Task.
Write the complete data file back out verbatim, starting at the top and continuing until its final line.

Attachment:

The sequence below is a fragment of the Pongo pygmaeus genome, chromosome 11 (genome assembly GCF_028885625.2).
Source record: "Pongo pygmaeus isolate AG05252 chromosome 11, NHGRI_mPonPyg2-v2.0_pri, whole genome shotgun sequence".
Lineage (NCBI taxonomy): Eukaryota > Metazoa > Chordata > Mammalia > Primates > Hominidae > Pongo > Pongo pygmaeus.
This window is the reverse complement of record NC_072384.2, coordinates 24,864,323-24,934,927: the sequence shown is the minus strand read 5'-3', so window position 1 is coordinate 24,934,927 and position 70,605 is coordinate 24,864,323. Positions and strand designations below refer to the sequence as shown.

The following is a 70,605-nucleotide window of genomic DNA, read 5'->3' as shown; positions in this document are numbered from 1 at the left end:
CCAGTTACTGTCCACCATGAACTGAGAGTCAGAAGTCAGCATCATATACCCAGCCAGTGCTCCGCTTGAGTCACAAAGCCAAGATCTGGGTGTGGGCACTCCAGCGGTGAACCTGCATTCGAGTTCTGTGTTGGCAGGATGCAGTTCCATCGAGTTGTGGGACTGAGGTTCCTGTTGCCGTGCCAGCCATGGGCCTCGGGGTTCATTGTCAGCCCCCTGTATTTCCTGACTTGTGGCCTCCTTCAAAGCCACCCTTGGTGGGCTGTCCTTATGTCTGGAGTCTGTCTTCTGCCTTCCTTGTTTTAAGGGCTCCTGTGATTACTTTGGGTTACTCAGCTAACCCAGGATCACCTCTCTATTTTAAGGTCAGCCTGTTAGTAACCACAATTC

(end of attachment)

The sequence below is a fragment of the Pongo pygmaeus genome, chromosome 11 (genome assembly GCF_028885625.2).
Source record: "Pongo pygmaeus isolate AG05252 chromosome 11, NHGRI_mPonPyg2-v2.0_pri, whole genome shotgun sequence".
Lineage (NCBI taxonomy): Eukaryota > Metazoa > Chordata > Mammalia > Primates > Hominidae > Pongo > Pongo pygmaeus.
This window is the reverse complement of record NC_072384.2, coordinates 24,864,323-24,934,927: the sequence shown is the minus strand read 5'-3', so window position 1 is coordinate 24,934,927 and position 70,605 is coordinate 24,864,323. Positions and strand designations below refer to the sequence as shown.

The following is a 70,605-nucleotide window of genomic DNA, read 5'->3' as shown; positions in this document are numbered from 1 at the left end:
CCAGTTACTGTCCACCATGAACTGAGAGTCAGAAGTCAGCATCATATACCCAGCCAGTGCTCCGCTTGAGTCACAAAGCCAAGATCTGGGTGTGGGCACTCCAGCGGTGAACCTGCATTCGAGTTCTGTGTTGGCAGGATGCAGTTCCATCGAGTTGTGGGACTGAGGTTCCTGTTGCCGTGCCAGCCATGGGCCTCGGGGTTCATTGTCAGCCCCCTGTATTTCCTGACTTGTGGCCTCCTTCAAAGCCACCCTTGGTGGGCTGTCCTTATGTCTGGAGTCTGTCTTCTGCCTTCCTTGTTTTAAGGGCTCCTGTGATTACTTTGGGTTACTCAGCTAACCCAGGATCACCTCTCTATTTTAAGGTCAGCCTGTTAGTAACCACAATTC